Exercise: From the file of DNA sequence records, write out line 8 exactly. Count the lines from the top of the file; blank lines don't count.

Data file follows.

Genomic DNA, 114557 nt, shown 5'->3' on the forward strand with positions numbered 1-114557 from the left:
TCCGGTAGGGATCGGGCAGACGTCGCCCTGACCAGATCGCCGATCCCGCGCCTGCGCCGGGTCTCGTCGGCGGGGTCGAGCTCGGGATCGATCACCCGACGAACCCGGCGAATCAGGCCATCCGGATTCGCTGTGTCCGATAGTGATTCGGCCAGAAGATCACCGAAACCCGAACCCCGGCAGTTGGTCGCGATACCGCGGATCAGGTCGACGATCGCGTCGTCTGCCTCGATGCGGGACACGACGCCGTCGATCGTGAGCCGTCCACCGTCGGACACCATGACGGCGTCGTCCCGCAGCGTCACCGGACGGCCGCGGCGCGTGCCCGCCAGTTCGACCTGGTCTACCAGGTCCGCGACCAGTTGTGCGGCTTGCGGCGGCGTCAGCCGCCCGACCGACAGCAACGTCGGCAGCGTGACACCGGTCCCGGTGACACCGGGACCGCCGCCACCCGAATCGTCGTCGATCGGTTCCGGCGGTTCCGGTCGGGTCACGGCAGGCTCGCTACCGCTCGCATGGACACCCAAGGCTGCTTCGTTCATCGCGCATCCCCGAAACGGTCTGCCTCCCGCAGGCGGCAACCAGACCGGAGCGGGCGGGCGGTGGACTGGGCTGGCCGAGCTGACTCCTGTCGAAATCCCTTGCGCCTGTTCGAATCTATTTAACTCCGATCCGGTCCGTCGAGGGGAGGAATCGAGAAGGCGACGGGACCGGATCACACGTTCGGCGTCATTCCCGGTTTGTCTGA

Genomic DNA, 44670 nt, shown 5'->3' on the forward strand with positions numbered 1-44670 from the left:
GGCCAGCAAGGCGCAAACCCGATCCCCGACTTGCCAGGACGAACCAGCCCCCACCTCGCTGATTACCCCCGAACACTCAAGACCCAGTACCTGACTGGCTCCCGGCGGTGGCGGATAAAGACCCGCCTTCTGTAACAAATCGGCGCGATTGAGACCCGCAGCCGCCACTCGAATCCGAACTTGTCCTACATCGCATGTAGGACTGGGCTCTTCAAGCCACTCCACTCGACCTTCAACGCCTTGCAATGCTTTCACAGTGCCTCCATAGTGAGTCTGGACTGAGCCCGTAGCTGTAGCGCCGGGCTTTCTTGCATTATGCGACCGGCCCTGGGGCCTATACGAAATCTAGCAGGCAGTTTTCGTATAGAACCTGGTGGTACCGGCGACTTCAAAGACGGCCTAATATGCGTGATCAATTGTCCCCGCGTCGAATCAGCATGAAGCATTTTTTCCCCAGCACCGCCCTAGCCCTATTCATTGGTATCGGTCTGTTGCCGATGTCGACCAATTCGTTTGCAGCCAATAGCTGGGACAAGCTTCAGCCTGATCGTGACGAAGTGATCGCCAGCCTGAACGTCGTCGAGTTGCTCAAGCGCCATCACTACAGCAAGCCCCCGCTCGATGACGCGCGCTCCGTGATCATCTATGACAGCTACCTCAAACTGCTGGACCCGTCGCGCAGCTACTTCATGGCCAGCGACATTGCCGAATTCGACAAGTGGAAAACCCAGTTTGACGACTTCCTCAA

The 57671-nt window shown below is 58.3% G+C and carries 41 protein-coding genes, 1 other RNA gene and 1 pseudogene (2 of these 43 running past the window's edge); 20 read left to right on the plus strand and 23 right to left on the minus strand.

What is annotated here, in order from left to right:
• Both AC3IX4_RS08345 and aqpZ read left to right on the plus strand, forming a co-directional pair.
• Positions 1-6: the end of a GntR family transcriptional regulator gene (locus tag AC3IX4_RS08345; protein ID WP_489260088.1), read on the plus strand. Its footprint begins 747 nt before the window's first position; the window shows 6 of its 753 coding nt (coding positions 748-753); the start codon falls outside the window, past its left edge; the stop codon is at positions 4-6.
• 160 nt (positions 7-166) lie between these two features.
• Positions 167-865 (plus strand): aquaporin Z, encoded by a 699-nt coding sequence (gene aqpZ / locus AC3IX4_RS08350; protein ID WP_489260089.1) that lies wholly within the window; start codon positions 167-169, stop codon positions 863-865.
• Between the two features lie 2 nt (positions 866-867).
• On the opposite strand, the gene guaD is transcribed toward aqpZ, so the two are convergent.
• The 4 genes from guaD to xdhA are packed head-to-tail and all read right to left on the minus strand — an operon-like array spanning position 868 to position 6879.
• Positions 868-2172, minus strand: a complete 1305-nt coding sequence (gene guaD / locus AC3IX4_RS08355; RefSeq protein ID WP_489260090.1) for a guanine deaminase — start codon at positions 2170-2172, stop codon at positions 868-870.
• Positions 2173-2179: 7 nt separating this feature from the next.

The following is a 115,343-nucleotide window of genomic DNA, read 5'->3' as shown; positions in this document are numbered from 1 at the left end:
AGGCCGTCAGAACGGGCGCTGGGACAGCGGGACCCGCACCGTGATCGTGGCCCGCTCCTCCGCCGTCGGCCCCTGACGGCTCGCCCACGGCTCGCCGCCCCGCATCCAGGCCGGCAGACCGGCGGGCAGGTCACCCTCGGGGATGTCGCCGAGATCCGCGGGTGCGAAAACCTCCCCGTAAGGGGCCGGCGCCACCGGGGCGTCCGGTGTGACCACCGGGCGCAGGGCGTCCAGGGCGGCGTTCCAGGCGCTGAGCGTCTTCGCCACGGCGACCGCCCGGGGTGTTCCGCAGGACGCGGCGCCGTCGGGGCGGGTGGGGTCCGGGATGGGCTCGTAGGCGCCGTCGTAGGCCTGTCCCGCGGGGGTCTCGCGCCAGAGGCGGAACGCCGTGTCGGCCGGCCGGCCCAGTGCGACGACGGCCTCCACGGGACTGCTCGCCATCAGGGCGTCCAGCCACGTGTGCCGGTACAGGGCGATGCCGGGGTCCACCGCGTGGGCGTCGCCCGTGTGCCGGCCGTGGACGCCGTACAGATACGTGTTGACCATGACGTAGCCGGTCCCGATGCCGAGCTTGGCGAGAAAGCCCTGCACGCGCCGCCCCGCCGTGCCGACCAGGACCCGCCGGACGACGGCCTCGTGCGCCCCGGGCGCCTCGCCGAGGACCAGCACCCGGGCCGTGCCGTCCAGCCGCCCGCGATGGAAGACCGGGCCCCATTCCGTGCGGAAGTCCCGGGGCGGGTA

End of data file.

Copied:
• Positions 1-6: the end of a GntR family transcriptional regulator gene (locus tag AC3IX4_RS08345; protein ID WP_489260088.1), read on the plus strand. Its footprint begins 747 nt before the window's first position; the window shows 6 of its 753 coding nt (coding positions 748-753); the start codon falls outside the window, past its left edge; the stop codon is at positions 4-6.